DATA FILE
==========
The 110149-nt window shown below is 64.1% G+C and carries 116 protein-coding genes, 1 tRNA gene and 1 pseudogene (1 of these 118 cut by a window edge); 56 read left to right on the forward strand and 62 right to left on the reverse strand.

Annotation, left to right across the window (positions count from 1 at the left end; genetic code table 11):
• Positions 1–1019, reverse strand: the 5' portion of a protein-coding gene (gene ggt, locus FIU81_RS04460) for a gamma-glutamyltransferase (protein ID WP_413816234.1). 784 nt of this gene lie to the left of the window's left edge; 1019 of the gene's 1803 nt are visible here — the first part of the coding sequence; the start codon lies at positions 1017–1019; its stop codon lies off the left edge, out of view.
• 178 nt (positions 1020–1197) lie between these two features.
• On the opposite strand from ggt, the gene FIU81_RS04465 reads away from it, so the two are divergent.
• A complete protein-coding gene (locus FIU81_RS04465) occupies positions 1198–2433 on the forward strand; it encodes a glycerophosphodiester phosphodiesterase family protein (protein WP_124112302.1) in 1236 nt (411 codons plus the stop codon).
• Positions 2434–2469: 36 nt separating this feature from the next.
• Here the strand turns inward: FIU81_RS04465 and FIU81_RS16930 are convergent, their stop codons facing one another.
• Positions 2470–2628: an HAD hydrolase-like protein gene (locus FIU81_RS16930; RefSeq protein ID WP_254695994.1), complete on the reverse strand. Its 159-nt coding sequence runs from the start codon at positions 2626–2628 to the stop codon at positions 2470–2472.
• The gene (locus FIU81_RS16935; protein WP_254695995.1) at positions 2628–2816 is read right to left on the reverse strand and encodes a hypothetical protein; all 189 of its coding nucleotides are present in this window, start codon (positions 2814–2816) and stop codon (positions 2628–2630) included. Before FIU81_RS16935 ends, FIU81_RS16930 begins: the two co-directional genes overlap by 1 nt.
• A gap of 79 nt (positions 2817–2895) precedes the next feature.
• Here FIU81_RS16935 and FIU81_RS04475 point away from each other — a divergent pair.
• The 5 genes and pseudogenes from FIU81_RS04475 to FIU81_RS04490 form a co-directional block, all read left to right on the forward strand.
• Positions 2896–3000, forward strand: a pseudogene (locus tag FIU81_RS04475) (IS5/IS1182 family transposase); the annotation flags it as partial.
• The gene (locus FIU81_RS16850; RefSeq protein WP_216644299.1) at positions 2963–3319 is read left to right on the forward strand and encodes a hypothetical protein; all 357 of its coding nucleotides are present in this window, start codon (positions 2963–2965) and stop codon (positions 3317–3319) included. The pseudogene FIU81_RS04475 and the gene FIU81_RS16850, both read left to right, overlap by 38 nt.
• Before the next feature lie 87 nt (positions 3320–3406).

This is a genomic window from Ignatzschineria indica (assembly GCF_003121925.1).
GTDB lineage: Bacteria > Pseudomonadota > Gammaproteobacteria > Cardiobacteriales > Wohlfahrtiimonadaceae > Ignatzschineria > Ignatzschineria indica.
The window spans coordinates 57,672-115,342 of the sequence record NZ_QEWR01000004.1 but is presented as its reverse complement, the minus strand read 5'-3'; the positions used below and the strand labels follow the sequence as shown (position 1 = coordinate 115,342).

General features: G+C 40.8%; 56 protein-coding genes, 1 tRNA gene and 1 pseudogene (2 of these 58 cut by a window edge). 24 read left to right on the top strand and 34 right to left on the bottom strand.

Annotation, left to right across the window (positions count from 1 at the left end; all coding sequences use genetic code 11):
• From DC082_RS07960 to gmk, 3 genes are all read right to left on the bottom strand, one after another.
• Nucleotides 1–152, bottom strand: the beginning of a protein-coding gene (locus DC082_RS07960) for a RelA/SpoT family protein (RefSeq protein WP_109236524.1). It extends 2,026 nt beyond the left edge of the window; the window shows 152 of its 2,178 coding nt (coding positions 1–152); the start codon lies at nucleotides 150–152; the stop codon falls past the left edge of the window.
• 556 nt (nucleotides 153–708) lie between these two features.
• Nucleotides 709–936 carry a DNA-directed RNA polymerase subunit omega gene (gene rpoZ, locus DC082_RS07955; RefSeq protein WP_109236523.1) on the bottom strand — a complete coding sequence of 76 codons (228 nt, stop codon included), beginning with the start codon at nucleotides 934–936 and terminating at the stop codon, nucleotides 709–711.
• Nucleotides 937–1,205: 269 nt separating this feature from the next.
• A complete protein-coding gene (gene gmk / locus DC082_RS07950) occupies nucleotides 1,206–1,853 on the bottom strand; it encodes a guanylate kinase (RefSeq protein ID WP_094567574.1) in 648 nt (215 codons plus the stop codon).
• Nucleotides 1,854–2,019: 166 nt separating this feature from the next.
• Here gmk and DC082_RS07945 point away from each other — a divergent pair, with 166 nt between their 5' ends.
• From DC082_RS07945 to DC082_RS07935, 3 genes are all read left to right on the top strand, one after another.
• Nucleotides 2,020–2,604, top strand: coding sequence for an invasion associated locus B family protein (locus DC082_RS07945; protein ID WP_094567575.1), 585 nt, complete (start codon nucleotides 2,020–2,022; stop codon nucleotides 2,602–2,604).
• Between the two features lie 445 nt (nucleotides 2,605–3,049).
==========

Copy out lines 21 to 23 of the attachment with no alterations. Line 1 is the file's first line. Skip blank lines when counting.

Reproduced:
Annotation, left to right across the window (positions count from 1 at the left end; all coding sequences use genetic code 11):
• From DC082_RS07960 to gmk, 3 genes are all read right to left on the bottom strand, one after another.
• Nucleotides 1–152, bottom strand: the beginning of a protein-coding gene (locus DC082_RS07960) for a RelA/SpoT family protein (RefSeq protein WP_109236524.1). It extends 2,026 nt beyond the left edge of the window; the window shows 152 of its 2,178 coding nt (coding positions 1–152); the start codon lies at nucleotides 150–152; the stop codon falls past the left edge of the window.